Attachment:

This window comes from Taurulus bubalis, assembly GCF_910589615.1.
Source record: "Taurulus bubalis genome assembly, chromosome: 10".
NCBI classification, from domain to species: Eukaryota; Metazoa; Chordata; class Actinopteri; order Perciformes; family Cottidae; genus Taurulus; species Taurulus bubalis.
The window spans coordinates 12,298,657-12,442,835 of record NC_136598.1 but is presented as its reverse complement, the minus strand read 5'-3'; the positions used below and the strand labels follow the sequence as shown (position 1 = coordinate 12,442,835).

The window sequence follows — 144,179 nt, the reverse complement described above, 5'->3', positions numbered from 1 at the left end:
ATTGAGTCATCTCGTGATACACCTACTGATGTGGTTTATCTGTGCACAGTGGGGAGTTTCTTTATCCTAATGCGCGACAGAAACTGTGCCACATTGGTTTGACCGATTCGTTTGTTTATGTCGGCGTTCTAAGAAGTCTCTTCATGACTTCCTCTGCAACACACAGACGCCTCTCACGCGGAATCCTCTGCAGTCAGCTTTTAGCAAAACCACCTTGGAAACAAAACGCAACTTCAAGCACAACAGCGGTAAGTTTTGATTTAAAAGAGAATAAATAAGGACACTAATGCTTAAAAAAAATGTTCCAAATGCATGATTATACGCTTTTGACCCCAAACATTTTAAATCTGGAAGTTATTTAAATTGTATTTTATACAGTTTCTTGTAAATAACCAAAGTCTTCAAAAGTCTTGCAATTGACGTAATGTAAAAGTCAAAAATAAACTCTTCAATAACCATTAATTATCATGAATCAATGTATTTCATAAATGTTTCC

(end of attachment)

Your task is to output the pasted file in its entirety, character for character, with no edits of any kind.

This window comes from Taurulus bubalis, assembly GCF_910589615.1.
Source record: "Taurulus bubalis genome assembly, chromosome: 10".
NCBI classification, from domain to species: Eukaryota; Metazoa; Chordata; class Actinopteri; order Perciformes; family Cottidae; genus Taurulus; species Taurulus bubalis.
The window spans coordinates 12,298,657-12,442,835 of record NC_136598.1 but is presented as its reverse complement, the minus strand read 5'-3'; the positions used below and the strand labels follow the sequence as shown (position 1 = coordinate 12,442,835).

The window sequence follows — 144,179 nt, the reverse complement described above, 5'->3', positions numbered from 1 at the left end:
ATTGAGTCATCTCGTGATACACCTACTGATGTGGTTTATCTGTGCACAGTGGGGAGTTTCTTTATCCTAATGCGCGACAGAAACTGTGCCACATTGGTTTGACCGATTCGTTTGTTTATGTCGGCGTTCTAAGAAGTCTCTTCATGACTTCCTCTGCAACACACAGACGCCTCTCACGCGGAATCCTCTGCAGTCAGCTTTTAGCAAAACCACCTTGGAAACAAAACGCAACTTCAAGCACAACAGCGGTAAGTTTTGATTTAAAAGAGAATAAATAAGGACACTAATGCTTAAAAAAAATGTTCCAAATGCATGATTATACGCTTTTGACCCCAAACATTTTAAATCTGGAAGTTATTTAAATTGTATTTTATACAGTTTCTTGTAAATAACCAAAGTCTTCAAAAGTCTTGCAATTGACGTAATGTAAAAGTCAAAAATAAACTCTTCAATAACCATTAATTATCATGAATCAATGTATTTCATAAATGTTTCC